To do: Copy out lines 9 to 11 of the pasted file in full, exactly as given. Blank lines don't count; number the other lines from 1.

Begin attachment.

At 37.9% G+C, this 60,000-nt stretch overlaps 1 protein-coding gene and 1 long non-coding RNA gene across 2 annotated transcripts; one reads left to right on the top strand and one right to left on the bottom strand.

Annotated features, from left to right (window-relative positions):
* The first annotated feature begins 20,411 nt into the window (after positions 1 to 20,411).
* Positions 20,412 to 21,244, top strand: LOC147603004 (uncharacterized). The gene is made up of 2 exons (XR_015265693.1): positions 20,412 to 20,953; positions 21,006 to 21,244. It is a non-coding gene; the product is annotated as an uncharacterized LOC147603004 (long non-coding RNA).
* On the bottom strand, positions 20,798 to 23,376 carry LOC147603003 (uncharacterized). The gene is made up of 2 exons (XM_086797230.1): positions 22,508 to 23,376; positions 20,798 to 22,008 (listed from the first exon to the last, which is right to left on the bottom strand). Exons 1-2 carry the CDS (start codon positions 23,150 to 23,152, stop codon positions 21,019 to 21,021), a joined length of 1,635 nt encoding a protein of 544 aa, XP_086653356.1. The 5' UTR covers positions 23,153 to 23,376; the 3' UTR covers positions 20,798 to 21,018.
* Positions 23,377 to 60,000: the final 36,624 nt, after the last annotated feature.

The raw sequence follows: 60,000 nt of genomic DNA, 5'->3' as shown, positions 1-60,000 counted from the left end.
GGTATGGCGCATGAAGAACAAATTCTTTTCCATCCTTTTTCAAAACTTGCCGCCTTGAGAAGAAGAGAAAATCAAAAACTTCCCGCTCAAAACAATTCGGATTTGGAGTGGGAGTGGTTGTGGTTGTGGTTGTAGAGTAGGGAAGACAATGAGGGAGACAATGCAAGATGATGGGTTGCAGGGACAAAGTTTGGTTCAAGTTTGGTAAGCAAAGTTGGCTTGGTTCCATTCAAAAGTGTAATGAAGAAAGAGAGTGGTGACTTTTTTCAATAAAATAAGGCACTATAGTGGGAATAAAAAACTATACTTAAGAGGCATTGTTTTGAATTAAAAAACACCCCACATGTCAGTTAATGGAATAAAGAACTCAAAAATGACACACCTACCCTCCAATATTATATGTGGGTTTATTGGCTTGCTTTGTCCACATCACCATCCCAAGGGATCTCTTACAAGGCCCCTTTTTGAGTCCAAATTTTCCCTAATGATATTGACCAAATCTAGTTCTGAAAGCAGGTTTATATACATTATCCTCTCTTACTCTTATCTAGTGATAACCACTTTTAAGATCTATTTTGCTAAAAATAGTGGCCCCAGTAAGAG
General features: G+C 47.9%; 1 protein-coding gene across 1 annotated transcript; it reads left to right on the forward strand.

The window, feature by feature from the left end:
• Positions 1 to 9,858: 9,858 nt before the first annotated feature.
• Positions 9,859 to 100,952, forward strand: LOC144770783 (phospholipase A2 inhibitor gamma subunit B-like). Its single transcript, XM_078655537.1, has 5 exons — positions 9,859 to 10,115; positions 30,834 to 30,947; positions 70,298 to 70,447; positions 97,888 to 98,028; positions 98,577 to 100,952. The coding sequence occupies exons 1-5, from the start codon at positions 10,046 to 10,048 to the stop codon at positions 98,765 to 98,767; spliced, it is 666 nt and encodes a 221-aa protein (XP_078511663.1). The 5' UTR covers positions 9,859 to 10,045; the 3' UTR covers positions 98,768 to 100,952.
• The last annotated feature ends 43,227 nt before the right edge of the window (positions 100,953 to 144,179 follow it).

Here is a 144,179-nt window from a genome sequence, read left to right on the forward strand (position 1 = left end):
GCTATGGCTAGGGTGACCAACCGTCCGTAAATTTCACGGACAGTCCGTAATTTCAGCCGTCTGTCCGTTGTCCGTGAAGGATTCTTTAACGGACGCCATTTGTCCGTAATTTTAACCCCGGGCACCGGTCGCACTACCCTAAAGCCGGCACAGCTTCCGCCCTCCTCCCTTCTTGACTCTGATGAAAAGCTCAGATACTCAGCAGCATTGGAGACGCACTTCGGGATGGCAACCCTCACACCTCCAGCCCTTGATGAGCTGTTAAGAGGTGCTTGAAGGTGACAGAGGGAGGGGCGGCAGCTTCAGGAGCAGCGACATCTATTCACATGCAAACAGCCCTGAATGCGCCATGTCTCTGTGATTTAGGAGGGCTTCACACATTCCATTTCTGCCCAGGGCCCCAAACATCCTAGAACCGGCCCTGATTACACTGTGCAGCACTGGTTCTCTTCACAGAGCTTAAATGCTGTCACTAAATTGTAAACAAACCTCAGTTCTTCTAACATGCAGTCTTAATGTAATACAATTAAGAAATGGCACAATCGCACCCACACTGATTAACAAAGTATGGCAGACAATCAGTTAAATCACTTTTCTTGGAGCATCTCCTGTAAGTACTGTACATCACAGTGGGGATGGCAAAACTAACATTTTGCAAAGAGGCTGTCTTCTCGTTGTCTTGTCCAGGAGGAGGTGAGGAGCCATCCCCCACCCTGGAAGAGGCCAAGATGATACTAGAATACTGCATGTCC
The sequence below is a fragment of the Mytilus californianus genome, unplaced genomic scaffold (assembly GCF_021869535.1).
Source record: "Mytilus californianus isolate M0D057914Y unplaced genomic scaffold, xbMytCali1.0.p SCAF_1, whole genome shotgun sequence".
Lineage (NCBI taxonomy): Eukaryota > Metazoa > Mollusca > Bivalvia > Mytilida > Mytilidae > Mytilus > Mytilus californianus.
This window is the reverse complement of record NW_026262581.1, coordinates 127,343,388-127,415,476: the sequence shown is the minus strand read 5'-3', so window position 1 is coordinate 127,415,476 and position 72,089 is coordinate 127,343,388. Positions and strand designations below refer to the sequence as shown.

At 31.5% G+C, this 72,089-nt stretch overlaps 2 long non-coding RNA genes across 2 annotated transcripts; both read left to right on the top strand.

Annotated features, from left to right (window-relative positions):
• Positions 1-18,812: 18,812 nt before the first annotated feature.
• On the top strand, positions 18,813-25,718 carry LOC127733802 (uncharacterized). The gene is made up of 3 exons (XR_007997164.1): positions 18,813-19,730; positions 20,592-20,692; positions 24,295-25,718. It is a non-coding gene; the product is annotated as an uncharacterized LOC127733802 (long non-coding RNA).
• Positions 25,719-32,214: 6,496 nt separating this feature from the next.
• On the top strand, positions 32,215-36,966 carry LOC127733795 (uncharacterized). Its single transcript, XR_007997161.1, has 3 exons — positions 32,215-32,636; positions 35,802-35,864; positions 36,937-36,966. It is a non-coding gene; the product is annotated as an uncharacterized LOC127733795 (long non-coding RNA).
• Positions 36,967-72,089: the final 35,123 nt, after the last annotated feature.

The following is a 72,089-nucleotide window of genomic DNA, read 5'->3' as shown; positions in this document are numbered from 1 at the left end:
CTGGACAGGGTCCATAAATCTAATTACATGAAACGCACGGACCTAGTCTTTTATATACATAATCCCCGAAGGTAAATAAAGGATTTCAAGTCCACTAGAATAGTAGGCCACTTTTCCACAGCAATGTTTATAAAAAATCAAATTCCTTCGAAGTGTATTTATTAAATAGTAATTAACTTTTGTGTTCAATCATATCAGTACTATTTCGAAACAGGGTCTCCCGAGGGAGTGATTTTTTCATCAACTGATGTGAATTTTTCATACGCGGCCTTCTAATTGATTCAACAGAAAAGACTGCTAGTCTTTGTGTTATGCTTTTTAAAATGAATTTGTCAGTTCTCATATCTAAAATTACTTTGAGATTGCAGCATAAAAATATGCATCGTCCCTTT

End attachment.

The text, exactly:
General features: G+C 47.9%; 1 protein-coding gene across 1 annotated transcript; it reads left to right on the forward strand.

The window, feature by feature from the left end:
• Positions 1 to 9,858: 9,858 nt before the first annotated feature.